For most Vermonters, mid-May is a time that brings the joyful realization that spring is finally here.
For me, though, it’s a time of reckoning. It’s when, once again, I realize I’ve been taken hostage.
Now considering the political climate, you might think I’m being held by right-wing loonies or black-clad Antifa protesters (or perhaps black flies, who hold many of us unfortunate rural denizens hostage indoors in May).
But actually, it’s far worse than that.
I’m a hostage of my gardens, whose brutal demands are relentless, persistent, insistent, perverse and, at my age, ever-more back-breaking and stiffness-inducing. And yet I submit willingly, a clear example of Stockholm Syndrome, whereby one sympathizes with his captors, not to mention revealing a tendency for masochistic pursuits.
My captors are a diverse and ever-expanding horde.
I bought my 1830s Calais farmhouse back in 1984, after living in Stowe, the Mad River Valley, and Montpelier. The house was a wreck, but it came with a wonderful asparagus bed, a dormant former garden gone to weed (of both kinds, I might add, based on certain inside knowledge), and a few apple trees. Ever since then, I have been striving toward a kind of idealized country landscape, call it up-country Martha Stewart. This is an unattainable folly, considering I live in Vermont, not suburban Connecticut.
My vision, which is rooted in the fertile memory of my parents’ flower and vegetable gardens at our rural home southwest of Boston, was expansive and powered by the vigorous enthusiasm of someone young who didn’t know what he was getting into.
First off, I ignored the pre-eminent rule of Vermont flora, which is that Vermont is always trying to return to the Forest Primeval. And it is very good at it.
Second, invasives were not even on my radar when I blithely started creating not one, not two, not three, but four perennial and annual flower beds.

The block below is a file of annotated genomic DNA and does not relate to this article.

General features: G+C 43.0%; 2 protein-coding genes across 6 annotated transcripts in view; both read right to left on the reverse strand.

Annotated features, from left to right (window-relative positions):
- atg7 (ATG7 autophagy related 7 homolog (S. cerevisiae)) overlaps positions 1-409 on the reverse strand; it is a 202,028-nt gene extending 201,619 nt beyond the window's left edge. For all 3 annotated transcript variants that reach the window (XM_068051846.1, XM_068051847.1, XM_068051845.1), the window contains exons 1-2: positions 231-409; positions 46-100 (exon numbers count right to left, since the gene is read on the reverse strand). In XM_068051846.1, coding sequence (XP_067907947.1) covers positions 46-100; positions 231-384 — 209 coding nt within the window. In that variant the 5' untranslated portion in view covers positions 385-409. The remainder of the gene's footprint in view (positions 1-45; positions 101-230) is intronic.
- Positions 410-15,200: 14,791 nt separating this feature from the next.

Third, it never occurred to me that “perennial” does not mean plant it and forget it.
Fourth, a large vegetable garden is itself a full-time project that must be both tended and defended, sort of like Alcatraz, except in this case you keep the criminals out. Talking Bambi and your woodchuck pals.
You can see where I’m going with this.
Unfortunately, I wasn’t done.
I also planted some fruit trees, ignorant of how much pruning they require, plus a host of ornamental trees that always need tending, and I added a kitchen garden/herb bed close to the house. Then I planted blueberries and three (what was I thinking?) rows of very rambunctious raspberries.
Not content with the natural Vermont summer (but who is?), a few years ago I erected a kit greenhouse to extend the seasons. And the hostage season.
And so, as soon as the snow vanishes, the gardens deliver their annual ultimatum: If you don’t provide the ransom of weeding, mulching, tilling, fertilizing, cutting back, digging up, planting and removing, everything is going to go to hell. And every year I pay the ransom, because I know from harsh experience that hell comes rampaging in a stampede of burdocks and thistle, nettles and quack grass, creeping Charlie, bedstraw, and dandelions. Like Attila the Hun, only green.
Thus it is that when friends text about a bike ride, I reply that the Bishop’s weed is sneaking into the irises. Pondering pickleball, I trudge gardenward to get the peas in and cut back the rugosa roses and raspberry canes. Go for a paddle? Can’t. I’m putting in onions, but first have to dig up all the damn hollyhocks and foxgloves that seeded all over the vegetable garden. Hike? No, I’m hacking back migrated daylilies, or Siberian iris, using an axe (yes really), or more delicately dismembering the Bishop’s weed tendrils that crept into the monkshood.
I know I am not alone in this hostage situation. On Front Porch Forum, there is no shortage of people looking for help taming unruly gardens and yards. It long ago became obvious to me that the ideal of the English cottage garden or the suburban Martha Stewart version is promulgated by those who have full-time gardeners named Cecil or Juan with a bustling crew of helpers. They can wander carefree down the garden path, picking flowers to decorate the manse, while I must genuflect to my captors, wielding the dozen garden hand tools that will someday enable my freedom.
I’m hoping for Memorial Day.
Andrew Nemethy writes and fends off the Forest Primeval from his home in Adamant.